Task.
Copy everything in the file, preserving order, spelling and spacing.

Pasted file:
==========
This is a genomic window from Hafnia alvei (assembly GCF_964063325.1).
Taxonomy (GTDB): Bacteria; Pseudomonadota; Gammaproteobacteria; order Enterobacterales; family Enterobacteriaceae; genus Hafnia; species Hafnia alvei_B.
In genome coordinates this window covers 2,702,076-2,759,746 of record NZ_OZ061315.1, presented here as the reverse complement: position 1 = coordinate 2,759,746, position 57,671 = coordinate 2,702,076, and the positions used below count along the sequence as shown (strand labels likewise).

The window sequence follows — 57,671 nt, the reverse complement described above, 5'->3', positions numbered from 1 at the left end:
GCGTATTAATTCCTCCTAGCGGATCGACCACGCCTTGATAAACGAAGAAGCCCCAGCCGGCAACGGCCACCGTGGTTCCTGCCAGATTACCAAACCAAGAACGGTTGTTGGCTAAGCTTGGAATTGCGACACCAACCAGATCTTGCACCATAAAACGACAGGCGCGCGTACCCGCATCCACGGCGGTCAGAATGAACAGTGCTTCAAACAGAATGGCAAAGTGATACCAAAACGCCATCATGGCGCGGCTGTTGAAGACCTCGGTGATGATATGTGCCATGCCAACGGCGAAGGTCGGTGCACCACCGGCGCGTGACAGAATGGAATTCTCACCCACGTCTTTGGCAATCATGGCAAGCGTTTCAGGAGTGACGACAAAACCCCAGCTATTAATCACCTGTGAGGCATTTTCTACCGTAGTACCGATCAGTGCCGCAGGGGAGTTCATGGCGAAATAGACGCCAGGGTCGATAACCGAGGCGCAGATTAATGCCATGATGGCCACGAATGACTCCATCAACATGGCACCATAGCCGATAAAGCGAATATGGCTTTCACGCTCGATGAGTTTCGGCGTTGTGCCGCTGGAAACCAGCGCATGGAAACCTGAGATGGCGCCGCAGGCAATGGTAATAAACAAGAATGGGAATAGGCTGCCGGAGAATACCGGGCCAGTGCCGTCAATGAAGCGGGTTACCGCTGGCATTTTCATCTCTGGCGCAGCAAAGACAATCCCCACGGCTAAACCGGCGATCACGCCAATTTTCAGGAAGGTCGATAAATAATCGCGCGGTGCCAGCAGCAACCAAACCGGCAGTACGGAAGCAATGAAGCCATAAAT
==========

This is a genomic window from Hafnia alvei (assembly GCF_964063325.1).
Taxonomy (GTDB): Bacteria; Pseudomonadota; Gammaproteobacteria; order Enterobacterales; family Enterobacteriaceae; genus Hafnia; species Hafnia alvei_B.
In genome coordinates this window covers 2,702,076-2,759,746 of record NZ_OZ061315.1, presented here as the reverse complement: position 1 = coordinate 2,759,746, position 57,671 = coordinate 2,702,076, and the positions used below count along the sequence as shown (strand labels likewise).

The window sequence follows — 57,671 nt, the reverse complement described above, 5'->3', positions numbered from 1 at the left end:
GCGTATTAATTCCTCCTAGCGGATCGACCACGCCTTGATAAACGAAGAAGCCCCAGCCGGCAACGGCCACCGTGGTTCCTGCCAGATTACCAAACCAAGAACGGTTGTTGGCTAAGCTTGGAATTGCGACACCAACCAGATCTTGCACCATAAAACGACAGGCGCGCGTACCCGCATCCACGGCGGTCAGAATGAACAGTGCTTCAAACAGAATGGCAAAGTGATACCAAAACGCCATCATGGCGCGGCTGTTGAAGACCTCGGTGATGATATGTGCCATGCCAACGGCGAAGGTCGGTGCACCACCGGCGCGTGACAGAATGGAATTCTCACCCACGTCTTTGGCAATCATGGCAAGCGTTTCAGGAGTGACGACAAAACCCCAGCTATTAATCACCTGTGAGGCATTTTCTACCGTAGTACCGATCAGTGCCGCAGGGGAGTTCATGGCGAAATAGACGCCAGGGTCGATAACCGAGGCGCAGATTAATGCCATGATGGCCACGAATGACTCCATCAACATGGCACCATAGCCGATAAAGCGAATATGGCTTTCACGCTCGATGAGTTTCGGCGTTGTGCCGCTGGAAACCAGCGCATGGAAACCTGAGATGGCGCCGCAGGCAATGGTAATAAACAAGAATGGGAATAGGCTGCCGGAGAATACCGGGCCAGTGCCGTCAATGAAGCGGGTTACCGCTGGCATTTTCATCTCTGGCGCAGCAAAGACAATCCCCACGGCTAAACCGGCGATCACGCCAATTTTCAGGAAGGTCGATAAATAATCGCGCGGTGCCAGCAGCAACCAAACCGGCAGTACGGAAGCAATGAAGCCATAAAT